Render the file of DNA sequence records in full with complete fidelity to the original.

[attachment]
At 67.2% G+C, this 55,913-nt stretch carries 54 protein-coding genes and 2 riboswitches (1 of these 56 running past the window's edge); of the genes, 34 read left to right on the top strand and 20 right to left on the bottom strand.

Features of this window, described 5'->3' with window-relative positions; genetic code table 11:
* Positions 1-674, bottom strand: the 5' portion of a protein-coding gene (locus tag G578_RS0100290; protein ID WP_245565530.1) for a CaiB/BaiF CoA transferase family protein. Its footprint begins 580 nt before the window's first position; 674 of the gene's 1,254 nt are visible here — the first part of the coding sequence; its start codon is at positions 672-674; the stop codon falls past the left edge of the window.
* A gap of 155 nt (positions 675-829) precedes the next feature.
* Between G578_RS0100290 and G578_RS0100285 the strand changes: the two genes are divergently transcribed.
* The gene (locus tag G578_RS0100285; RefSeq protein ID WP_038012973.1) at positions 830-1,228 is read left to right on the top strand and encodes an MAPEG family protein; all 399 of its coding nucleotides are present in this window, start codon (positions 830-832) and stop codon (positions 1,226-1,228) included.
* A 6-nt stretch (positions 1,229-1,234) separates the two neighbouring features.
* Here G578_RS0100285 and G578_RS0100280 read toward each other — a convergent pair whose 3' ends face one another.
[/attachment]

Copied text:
At 67.2% G+C, this 55,913-nt stretch carries 54 protein-coding genes and 2 riboswitches (1 of these 56 running past the window's edge); of the genes, 34 read left to right on the top strand and 20 right to left on the bottom strand.

Features of this window, described 5'->3' with window-relative positions; genetic code table 11:
* Positions 1-674, bottom strand: the 5' portion of a protein-coding gene (locus tag G578_RS0100290; protein ID WP_245565530.1) for a CaiB/BaiF CoA transferase family protein. Its footprint begins 580 nt before the window's first position; 674 of the gene's 1,254 nt are visible here — the first part of the coding sequence; its start codon is at positions 672-674; the stop codon falls past the left edge of the window.
* A gap of 155 nt (positions 675-829) precedes the next feature.
* Between G578_RS0100290 and G578_RS0100285 the strand changes: the two genes are divergently transcribed.
* The gene (locus tag G578_RS0100285; RefSeq protein ID WP_038012973.1) at positions 830-1,228 is read left to right on the top strand and encodes an MAPEG family protein; all 399 of its coding nucleotides are present in this window, start codon (positions 830-832) and stop codon (positions 1,226-1,228) included.
* A 6-nt stretch (positions 1,229-1,234) separates the two neighbouring features.
* Here G578_RS0100285 and G578_RS0100280 read toward each other — a convergent pair whose 3' ends face one another.